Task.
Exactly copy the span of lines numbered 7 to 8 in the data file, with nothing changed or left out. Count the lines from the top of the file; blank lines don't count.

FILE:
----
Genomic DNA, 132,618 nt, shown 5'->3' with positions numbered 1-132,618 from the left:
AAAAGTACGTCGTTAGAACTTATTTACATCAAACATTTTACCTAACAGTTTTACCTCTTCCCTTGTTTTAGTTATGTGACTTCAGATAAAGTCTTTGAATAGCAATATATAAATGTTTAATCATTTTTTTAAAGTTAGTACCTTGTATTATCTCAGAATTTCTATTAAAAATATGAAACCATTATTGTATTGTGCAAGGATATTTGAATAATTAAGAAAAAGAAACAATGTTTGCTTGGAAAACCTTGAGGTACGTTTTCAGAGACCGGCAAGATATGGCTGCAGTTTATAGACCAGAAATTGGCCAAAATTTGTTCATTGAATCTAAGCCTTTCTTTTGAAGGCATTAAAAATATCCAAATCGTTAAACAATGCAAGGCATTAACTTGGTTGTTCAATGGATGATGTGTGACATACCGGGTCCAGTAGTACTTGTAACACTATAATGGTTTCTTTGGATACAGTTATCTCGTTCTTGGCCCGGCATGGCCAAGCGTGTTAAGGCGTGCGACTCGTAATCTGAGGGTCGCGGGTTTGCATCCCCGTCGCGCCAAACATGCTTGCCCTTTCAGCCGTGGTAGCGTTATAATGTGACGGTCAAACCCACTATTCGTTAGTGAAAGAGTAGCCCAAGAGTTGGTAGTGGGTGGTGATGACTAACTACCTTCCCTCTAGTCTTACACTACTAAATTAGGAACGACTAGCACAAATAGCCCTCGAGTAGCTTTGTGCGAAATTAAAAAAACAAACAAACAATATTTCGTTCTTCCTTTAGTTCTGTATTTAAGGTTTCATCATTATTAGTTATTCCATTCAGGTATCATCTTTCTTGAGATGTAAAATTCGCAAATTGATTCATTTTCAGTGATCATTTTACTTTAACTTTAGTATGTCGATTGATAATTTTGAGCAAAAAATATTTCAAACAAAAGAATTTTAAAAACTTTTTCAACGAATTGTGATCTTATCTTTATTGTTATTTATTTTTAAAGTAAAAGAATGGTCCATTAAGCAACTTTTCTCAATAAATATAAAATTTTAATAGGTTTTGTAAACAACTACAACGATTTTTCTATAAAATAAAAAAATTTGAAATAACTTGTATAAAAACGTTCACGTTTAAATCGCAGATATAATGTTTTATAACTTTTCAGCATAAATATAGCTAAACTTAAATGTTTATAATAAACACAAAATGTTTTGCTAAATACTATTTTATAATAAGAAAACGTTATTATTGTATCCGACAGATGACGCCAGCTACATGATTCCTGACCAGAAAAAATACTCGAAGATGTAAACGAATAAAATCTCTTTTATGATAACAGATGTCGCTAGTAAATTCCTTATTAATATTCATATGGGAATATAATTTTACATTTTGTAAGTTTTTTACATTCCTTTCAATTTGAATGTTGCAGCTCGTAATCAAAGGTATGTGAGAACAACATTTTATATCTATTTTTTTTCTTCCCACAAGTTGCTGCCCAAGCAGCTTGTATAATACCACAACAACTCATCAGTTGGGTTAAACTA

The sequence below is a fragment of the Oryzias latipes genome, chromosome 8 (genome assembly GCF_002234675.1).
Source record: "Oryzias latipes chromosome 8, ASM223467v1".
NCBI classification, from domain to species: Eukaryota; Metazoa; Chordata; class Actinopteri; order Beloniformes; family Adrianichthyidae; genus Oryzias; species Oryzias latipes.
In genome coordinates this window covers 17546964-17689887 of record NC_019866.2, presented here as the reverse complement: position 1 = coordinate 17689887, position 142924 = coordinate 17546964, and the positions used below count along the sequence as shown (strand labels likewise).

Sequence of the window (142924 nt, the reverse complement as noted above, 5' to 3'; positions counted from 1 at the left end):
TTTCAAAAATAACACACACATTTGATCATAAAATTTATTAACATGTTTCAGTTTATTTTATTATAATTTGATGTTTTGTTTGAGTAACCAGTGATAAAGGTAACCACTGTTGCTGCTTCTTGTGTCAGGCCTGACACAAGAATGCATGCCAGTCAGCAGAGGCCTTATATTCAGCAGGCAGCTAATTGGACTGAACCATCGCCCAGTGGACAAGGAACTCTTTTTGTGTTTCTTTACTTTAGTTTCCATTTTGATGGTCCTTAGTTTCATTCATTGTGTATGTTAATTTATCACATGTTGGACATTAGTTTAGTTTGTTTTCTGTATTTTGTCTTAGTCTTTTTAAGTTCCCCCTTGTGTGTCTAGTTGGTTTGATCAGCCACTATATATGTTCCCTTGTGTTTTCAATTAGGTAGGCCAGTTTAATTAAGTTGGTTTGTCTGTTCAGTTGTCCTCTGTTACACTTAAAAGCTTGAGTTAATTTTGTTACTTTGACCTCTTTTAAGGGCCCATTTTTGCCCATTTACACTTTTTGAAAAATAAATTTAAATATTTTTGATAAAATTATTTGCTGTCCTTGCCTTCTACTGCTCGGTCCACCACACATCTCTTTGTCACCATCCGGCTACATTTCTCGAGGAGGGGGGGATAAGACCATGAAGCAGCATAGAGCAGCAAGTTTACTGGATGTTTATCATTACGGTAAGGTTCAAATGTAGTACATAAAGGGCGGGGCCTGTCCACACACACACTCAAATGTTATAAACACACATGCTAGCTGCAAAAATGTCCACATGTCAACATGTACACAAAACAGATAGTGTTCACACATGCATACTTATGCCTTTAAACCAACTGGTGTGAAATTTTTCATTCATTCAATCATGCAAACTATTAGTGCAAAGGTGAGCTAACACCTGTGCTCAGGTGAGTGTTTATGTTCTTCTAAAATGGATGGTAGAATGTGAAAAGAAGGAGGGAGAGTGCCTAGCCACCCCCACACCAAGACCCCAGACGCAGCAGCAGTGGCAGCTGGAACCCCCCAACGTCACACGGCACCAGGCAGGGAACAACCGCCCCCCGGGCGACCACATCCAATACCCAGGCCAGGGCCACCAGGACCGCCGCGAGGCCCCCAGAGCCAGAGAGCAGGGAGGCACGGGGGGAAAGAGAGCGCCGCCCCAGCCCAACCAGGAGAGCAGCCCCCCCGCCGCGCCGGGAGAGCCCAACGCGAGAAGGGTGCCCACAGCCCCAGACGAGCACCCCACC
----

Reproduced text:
Sequence of the window (142924 nt, the reverse complement as noted above, 5' to 3'; positions counted from 1 at the left end):
TTTCAAAAATAACACACACATTTGATCATAAAATTTATTAACATGTTTCAGTTTATTTTATTATAATTTGATGTTTTGTTTGAGTAACCAGTGATAAAGGTAACCACTGTTGCTGCTTCTTGTGTCAGGCCTGACACAAGAATGCATGCCAGTCAGCAGAGGCCTTATATTCAGCAGGCAGCTAATTGGACTGAACCATCGCCCAGTGGACAAGGAACTCTTTTTGTGTTTCTTTACTTTAGTTTCCATTTTGATGGTCCTTAGTTTCATTCATTGTGTATGTTAATTTATCACATGTTGGACATTAGTTTAGTTTGTTTTCTGTATTTTGTCTTAGTCTTTTTAAGTTCCCCCTTGTGTGTCTAGTTGGTTTGATCAGCCACTATATATGTTCCCTTGTGTTTTCAATTAGGTAGGCCAGTTTAATTAAGTTGGTTTGTCTGTTCAGTTGTCCTCTGTTACACTTAAAAGCTTGAGTTAATTTTGTTACTTTGACCTCTTTTAAGGGCCCATTTTTGCCCATTTACACTTTTTGAAAAATAAATTTAAATATTTTTGATAAAATTATTTGCTGTCCTTGCCTTCTACTGCTCGGTCCACCACACATCTCTTTGTCACCATCCGGCTACATTTCTCGAGGAGGGGGGGATAAGACCATGAAGCAGCATAGAGCAGCAAGTTTACTGGATGTTTATCATTACGGTAAGGTTCAAATGTAGTACATAAAGGGCGGGGCCTGTCCACACACACACTCAAATGTTATAAACACACATGCTAGCTGCAAAAATGTCCACATGTCAACATGTACACAAAACAGATAGTGTTCACACATGCATACTTATGCCTTTAAACCAACTGGTGTGAAATTTTTCATTCATTCAATCATGCAAACTATTAGTGCAAAGGTGAGCTAACACCTGTGCTCAGGTGAGTGTTTATGTTCTTCTAAAATGGATGGTAGAATGTGAAAAGAAGGAGGGAGAGTGCCTAGCCACCCCCACACCAAGACCCCAGACGCAGCAGCAGTGGCAGCTGGAACCCCCCAACGTCACACGGCACCAGGCAGGGAACAACCGCCCCCCGGGCGACCACATCCAATACCCAGGCCAGGGCCACCAGGACCGCCGCGAGGCCCCCAGAGCCAGAGAGCAGGGAGGCACGGGGGGAAAGAGAGCGCCGCCCCAGCCCAACCAGGAGAGCAGCCCCCCCGCCGCGCCGGGAGAGCCCAACGCGAGAAGGGTGCCCACAGCCCCAGACGAGCACCCCACC